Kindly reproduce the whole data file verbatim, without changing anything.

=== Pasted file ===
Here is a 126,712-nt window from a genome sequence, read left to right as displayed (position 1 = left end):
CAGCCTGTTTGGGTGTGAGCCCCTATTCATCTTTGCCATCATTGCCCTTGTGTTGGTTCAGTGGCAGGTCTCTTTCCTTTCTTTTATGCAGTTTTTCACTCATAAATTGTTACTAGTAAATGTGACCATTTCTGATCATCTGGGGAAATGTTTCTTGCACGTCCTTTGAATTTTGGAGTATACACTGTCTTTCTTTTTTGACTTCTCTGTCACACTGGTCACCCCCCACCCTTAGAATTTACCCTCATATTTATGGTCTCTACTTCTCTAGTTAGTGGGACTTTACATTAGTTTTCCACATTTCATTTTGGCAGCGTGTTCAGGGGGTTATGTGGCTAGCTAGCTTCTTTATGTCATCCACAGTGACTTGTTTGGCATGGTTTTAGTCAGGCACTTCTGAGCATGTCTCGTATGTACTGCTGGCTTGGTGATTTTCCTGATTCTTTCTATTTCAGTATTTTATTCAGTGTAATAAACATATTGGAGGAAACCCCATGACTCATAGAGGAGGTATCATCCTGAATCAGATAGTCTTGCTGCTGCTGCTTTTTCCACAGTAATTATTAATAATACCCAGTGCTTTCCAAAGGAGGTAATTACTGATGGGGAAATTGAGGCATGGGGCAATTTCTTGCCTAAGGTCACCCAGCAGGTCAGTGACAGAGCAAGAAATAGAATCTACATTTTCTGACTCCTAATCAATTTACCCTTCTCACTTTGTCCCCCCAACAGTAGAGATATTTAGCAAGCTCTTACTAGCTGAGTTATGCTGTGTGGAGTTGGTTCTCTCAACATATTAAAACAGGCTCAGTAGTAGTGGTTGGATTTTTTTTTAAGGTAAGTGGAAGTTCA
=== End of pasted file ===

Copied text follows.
Here is a 126,712-nt window from a genome sequence, read left to right as displayed (position 1 = left end):
CAGCCTGTTTGGGTGTGAGCCCCTATTCATCTTTGCCATCATTGCCCTTGTGTTGGTTCAGTGGCAGGTCTCTTTCCTTTCTTTTATGCAGTTTTTCACTCATAAATTGTTACTAGTAAATGTGACCATTTCTGATCATCTGGGGAAATGTTTCTTGCACGTCCTTTGAATTTTGGAGTATACACTGTCTTTCTTTTTTGACTTCTCTGTCACACTGGTCACCCCCCACCCTTAGAATTTACCCTCATATTTATGGTCTCTACTTCTCTAGTTAGTGGGACTTTACATTAGTTTTCCACATTTCATTTTGGCAGCGTGTTCAGGGGGTTATGTGGCTAGCTAGCTTCTTTATGTCATCCACAGTGACTTGTTTGGCATGGTTTTAGTCAGGCACTTCTGAGCATGTCTCGTATGTACTGCTGGCTTGGTGATTTTCCTGATTCTTTCTATTTCAGTATTTTATTCAGTGTAATAAACATATTGGAGGAAACCCCATGACTCATAGAGGAGGTATCATCCTGAATCAGATAGTCTTGCTGCTGCTGCTTTTTCCACAGTAATTATTAATAATACCCAGTGCTTTCCAAAGGAGGTAATTACTGATGGGGAAATTGAGGCATGGGGCAATTTCTTGCCTAAGGTCACCCAGCAGGTCAGTGACAGAGCAAGAAATAGAATCTACATTTTCTGACTCCTAATCAATTTACCCTTCTCACTTTGTCCCCCCAACAGTAGAGATATTTAGCAAGCTCTTACTAGCTGAGTTATGCTGTGTGGAGTTGGTTCTCTCAACATATTAAAACAGGCTCAGTAGTAGTGGTTGGATTTTTTTTTAAGGTAAGTGGAAGTTCA